Need to Combat Unrequited Laissez-Faire Approach
Industrialization is neither unfavourable nor uncalled for, as long as it is achieved in conformity with established standards of safety, environmental protection, labour security, and general development. The three instances that have been accounted for in this article collectively testify to the fact that the kind of industrial strides and manufacturing prowess that our present establishment is seeking is far from adhering to the previously-stated standards.
The way to ameliorate this crisis is to retract these instruments and seek a balance between economic growth in tandem with community vis-à-vis national interests. The provisions in the Factories Act, 1948 or Special Economic Zone Act, 2005, or Coastal Regulation Notifications, which pertain to the issue of licenses and environmental clearance, must be revisited with heightened scrutiny. The implementation of clauses must be affected by more significant standards of examination and more frequent regulatory inspections.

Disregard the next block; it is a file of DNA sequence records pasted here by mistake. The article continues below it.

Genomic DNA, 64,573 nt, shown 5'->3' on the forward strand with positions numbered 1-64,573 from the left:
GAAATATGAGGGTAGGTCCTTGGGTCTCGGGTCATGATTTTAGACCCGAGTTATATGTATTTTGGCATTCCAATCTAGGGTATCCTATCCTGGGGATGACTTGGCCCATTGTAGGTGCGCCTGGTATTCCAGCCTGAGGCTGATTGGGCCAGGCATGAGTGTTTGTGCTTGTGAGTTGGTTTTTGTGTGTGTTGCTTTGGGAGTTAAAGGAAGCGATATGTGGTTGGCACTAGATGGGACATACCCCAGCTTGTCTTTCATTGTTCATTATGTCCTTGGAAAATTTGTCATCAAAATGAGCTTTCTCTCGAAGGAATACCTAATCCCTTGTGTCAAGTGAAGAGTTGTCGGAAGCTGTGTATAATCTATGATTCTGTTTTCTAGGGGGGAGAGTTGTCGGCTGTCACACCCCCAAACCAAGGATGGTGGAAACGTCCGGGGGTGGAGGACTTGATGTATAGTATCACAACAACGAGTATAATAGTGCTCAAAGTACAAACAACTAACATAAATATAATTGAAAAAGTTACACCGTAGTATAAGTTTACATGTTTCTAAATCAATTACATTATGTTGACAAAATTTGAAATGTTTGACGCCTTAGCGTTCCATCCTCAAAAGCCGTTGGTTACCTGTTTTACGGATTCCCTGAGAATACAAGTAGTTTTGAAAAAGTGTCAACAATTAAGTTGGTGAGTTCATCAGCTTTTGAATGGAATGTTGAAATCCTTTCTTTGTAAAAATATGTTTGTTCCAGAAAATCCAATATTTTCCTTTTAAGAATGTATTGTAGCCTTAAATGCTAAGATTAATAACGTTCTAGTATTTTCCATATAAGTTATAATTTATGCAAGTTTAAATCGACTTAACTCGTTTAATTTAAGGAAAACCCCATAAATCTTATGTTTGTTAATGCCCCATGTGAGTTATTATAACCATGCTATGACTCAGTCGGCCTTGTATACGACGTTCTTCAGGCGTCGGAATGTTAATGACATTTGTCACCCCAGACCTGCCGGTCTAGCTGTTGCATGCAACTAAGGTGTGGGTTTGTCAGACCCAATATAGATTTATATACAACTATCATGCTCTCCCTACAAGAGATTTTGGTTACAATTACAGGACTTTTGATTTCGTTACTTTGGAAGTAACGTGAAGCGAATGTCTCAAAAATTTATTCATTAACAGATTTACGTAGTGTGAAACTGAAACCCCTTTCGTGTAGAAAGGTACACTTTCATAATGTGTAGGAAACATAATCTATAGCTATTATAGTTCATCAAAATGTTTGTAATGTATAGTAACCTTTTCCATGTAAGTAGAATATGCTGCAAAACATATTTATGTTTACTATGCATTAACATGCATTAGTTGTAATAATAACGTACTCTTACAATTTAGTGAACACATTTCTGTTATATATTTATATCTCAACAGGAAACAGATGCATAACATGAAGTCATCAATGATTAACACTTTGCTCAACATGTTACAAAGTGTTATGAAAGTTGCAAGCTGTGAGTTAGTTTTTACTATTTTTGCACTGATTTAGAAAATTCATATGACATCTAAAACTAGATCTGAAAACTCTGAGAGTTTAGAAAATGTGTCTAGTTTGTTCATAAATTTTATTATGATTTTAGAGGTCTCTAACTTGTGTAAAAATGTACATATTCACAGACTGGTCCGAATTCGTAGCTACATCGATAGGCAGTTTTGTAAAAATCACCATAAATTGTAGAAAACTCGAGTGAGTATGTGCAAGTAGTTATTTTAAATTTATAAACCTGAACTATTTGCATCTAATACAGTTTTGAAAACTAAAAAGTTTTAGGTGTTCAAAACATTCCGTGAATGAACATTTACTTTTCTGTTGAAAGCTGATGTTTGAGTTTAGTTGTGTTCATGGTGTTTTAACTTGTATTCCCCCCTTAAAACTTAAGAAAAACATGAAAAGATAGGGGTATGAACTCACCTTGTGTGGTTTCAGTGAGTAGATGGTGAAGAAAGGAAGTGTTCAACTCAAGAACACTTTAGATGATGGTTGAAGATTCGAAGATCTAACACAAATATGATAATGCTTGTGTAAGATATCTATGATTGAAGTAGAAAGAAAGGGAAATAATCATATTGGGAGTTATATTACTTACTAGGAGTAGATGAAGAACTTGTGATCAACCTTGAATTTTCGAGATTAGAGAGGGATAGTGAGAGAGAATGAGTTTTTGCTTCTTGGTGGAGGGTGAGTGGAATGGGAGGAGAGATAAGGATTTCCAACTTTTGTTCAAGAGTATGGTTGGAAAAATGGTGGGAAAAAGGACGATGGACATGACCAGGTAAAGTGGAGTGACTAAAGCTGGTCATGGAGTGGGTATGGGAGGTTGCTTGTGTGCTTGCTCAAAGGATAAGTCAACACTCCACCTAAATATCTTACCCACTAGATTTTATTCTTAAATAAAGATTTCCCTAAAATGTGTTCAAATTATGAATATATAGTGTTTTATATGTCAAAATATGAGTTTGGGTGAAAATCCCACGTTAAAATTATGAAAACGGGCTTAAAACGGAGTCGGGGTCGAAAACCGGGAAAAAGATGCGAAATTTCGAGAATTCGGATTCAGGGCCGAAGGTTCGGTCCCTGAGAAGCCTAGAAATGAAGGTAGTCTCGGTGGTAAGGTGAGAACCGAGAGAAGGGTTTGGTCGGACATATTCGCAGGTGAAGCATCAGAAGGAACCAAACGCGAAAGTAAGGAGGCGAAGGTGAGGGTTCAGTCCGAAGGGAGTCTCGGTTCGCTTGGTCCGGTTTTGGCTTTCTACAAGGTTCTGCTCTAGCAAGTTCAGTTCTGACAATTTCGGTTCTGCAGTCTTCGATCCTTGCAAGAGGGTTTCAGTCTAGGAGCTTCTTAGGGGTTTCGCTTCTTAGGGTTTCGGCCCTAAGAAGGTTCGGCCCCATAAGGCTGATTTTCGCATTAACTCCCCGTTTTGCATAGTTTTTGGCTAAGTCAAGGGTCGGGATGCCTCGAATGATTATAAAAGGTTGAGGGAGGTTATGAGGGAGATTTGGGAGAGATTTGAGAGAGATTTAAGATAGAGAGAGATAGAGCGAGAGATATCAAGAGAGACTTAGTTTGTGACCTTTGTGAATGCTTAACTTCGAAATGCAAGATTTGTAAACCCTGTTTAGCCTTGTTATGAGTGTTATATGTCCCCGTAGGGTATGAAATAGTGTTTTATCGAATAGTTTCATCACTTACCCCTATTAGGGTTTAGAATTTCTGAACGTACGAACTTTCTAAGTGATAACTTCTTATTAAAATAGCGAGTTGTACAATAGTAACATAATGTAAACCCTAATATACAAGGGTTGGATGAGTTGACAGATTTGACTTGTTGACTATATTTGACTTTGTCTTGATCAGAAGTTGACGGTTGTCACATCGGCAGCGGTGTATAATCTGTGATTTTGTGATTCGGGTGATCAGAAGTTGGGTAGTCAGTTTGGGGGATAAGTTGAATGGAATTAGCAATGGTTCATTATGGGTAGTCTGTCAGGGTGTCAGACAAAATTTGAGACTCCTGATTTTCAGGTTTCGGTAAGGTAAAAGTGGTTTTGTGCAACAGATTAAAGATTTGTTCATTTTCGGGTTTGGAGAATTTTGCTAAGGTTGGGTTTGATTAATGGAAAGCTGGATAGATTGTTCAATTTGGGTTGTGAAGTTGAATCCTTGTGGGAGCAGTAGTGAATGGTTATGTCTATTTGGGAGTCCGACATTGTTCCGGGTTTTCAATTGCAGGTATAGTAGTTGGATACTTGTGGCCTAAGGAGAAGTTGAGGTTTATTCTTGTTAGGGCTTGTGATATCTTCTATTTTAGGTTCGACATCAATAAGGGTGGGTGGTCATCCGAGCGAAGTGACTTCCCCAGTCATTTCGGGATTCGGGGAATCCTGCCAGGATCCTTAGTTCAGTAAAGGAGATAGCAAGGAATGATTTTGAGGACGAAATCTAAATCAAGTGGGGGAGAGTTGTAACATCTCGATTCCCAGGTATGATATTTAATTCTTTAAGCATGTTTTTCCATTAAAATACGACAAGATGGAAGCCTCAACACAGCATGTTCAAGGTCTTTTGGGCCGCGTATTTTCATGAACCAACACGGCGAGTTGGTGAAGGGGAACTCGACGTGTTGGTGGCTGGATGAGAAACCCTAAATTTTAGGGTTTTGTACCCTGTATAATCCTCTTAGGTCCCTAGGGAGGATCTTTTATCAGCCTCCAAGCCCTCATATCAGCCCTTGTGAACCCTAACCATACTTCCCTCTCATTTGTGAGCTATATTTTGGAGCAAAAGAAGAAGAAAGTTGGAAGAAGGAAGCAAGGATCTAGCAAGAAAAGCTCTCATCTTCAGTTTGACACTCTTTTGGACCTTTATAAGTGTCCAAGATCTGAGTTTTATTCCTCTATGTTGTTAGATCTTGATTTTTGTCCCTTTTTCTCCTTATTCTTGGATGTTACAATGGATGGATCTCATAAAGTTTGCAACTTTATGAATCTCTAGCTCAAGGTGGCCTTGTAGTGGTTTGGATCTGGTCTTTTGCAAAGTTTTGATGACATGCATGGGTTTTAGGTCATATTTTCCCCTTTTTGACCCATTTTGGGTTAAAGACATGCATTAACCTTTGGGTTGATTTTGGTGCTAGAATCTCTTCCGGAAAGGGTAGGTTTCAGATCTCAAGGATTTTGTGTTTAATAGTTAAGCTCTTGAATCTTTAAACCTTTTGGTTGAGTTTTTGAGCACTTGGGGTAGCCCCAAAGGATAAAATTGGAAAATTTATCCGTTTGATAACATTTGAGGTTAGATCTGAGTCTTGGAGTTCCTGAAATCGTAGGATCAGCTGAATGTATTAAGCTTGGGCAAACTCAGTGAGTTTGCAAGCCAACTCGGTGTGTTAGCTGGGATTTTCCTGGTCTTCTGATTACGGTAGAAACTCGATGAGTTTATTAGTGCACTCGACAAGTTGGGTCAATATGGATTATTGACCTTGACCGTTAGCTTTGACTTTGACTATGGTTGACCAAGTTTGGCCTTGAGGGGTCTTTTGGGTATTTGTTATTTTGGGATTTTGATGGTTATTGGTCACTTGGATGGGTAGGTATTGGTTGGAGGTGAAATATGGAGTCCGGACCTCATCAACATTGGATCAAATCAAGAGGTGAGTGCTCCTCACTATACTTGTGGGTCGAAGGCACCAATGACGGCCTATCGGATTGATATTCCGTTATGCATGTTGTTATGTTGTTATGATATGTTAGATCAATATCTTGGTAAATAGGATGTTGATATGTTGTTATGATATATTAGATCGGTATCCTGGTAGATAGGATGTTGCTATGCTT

A concerted program must be designed to address the issues faced by groups who are impacted by the operation of the industries from ground-up. Representatives of the local community should be statutorily empowered to keep a vigil over the facilities. The decentralization of surveillance is essential to counter the problem of systematic corruption and help in the swift redressal of grievances. One must also keep in mind that in order for such reforms to take a lift, it is essential to remind the stakeholders about the deterring effects that will be borne by them if they do not adhere to the required standards. The role of the Judiciary is crucial in this regard because a culture of defiance cannot be eradicated without ushering in a culture of punitive justice.
At a time when incidents such as LGP are on the rise, and the pressure to reinvigorate an ailing economy is beginning to mount, the Government must strike a balance in easing investment and regulatory norms with a few prodigal measures to increase industrial compliance, if not many. Attract foreign investments, lax licensing, and clearance norms for a while, indeed. However, do not reduce the survival of citizens or preservation of the environment to a chance, for there is no quantum of growth that is rightfully warranted in an atmosphere of regulatory anarchy.